I was that kid who used to fall down the stairs on a regular basis. I was that kid who needed all their strength to open a bag of pretzels, only to witness those pretzels fly across the room after a fatal popping sound, as if my little brown Snyder’s bag was actually a firecracker. I was that kid who needed help doing her hair in the morning even in the fourth grade, that kid who used a rubber pencil grip and that kid who needed the directions explained at least three times before they could start to figure out what to do.
Let’s get one thing straight: I’m not lazy and I’m not stupid. For most people, things like fine motor skills, organization and comprehension of basic directions come fairly naturally. These are the skills and characteristics you probably take for granted, the knowledge and functions you may believe everyone has. In a perfect world, you may be right; but as we’ve seen all too often recently, the world we live in is far from perfect.
This week, October 9th-15th, is Dyspraxia Awareness Week. Unfortunately, however, there are still many people who have never heard of dyspraxia, despite efforts to raise awareness by high profile celebrities like Daniel Radcliffe and Cara Delevigne, who both struggle with the disorder. According to the Dyspraxia Foundation, the condition is caused by an interference in the transmission of messages from the brain to the body. Most notably, it affects coordination and fine gross motor skills, but often it leads to a variety of other difficulties as well, with skills and faculties such as organization, planning, social and emotional health, memory, speech and the ability to carry out movements in the correct order.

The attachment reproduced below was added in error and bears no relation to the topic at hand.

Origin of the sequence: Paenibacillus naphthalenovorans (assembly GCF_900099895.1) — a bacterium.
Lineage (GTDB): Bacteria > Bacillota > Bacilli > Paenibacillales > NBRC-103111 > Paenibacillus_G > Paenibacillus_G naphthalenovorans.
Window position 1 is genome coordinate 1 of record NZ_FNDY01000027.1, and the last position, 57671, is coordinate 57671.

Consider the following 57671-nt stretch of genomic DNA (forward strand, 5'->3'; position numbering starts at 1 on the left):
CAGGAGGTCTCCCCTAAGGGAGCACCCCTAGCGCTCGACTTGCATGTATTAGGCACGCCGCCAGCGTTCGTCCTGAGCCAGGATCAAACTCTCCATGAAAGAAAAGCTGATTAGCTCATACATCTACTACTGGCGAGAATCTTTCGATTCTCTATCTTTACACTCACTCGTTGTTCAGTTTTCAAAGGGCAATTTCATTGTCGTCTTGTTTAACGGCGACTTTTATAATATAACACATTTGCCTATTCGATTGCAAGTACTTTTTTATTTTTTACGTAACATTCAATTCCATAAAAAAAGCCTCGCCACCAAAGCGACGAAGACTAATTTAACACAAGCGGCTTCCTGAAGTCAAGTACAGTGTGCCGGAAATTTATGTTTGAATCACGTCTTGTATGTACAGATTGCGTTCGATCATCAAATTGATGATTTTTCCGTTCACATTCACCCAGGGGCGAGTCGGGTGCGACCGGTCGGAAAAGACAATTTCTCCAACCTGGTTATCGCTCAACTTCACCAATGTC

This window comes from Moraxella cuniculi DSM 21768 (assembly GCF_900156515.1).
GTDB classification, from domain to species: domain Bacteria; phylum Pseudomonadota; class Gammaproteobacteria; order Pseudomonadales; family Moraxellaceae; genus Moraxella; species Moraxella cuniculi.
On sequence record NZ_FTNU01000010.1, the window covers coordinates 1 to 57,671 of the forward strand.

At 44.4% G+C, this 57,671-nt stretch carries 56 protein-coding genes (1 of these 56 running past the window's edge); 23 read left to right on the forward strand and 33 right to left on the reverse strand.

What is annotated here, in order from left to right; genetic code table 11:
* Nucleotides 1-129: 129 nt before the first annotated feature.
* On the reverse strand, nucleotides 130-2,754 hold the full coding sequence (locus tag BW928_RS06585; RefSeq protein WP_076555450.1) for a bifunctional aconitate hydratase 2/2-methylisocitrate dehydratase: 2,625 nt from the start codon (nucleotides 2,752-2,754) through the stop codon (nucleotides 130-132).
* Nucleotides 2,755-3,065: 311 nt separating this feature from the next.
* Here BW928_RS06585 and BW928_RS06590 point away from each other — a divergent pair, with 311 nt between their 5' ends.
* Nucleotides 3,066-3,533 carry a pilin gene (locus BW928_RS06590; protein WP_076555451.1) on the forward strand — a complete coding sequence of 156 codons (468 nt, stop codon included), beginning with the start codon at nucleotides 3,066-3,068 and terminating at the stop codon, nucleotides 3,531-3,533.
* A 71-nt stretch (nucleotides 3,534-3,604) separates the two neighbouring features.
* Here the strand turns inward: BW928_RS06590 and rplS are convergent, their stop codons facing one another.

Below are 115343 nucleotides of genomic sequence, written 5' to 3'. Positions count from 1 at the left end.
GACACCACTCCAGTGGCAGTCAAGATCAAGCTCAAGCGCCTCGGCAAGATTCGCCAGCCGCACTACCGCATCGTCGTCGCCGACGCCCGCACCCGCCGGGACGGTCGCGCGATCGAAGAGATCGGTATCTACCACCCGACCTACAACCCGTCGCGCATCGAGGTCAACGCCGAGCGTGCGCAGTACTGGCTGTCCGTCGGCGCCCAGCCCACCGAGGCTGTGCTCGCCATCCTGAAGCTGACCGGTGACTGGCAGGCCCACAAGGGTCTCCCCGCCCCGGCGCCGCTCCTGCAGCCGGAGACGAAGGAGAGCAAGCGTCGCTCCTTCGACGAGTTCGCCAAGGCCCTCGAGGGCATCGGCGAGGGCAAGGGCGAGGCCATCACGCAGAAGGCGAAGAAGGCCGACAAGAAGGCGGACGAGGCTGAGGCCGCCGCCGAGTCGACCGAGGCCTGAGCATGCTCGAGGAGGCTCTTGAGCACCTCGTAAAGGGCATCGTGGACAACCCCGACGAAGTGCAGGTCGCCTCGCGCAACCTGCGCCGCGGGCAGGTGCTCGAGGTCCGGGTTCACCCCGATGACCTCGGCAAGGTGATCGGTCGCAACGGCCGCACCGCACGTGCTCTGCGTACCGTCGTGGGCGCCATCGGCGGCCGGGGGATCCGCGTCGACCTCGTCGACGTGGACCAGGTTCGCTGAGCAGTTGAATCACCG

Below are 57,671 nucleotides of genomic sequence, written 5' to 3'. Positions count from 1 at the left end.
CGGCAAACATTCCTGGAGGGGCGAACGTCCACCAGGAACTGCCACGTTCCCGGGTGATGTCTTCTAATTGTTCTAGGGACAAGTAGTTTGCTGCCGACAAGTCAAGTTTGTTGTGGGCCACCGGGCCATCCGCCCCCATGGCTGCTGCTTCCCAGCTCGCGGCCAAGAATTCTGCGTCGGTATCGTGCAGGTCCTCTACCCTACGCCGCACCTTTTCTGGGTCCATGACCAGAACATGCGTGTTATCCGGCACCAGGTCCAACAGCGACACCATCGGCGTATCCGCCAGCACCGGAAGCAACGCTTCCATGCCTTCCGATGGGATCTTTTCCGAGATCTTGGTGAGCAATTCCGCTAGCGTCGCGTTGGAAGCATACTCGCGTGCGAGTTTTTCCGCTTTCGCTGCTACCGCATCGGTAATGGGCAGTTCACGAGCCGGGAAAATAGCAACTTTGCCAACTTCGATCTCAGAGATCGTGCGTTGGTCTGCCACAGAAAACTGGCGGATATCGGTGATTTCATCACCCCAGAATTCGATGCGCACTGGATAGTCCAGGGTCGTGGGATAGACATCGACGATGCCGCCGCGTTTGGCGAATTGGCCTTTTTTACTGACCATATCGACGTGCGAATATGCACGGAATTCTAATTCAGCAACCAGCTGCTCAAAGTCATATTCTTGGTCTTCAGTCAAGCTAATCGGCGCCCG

It is important to remember that dyspraxia does not affect all those who suffer from it the same way, and while some may struggle with speech or regulating their emotions, others may not, and may instead experience difficulties maintaining personal organization or managing time. Those with dyspraxia may experience any combination of the challenges listed, and there are both mild and more severe forms of the disorder.
I am fortunate to not have struggled much with speech, emotional health or social anxiety, and as a result, many people do not know I have a disorder unless I explicitly state it. In a way, however, it can be incredibly frustrating to work and interact with people who don’t understand the obstacles I do face. I’ve had my fair share of judgmental stares from my confused peers and exasperated sighs from teachers and supervisors.
My hands constantly need to fidget or keep busy, and while today I recognize this and can accommodate by doodling, folding my hands or squeezing a stress ball, I did not have the resources or awareness to cope in elementary school, and as a result, I would sometimes shake my hands. While not dangerous or distracting, it was a unique and unusual behavior for my classmates and teachers to witness. The nicer kids would ask me why I did that, to which I would respond by saying I was “excited,” but truthfully, I didn’t really know. Some kids would stare at me like I was a freak, and I would immediately stop and pretend like it never happened, hoping those who saw would just forget.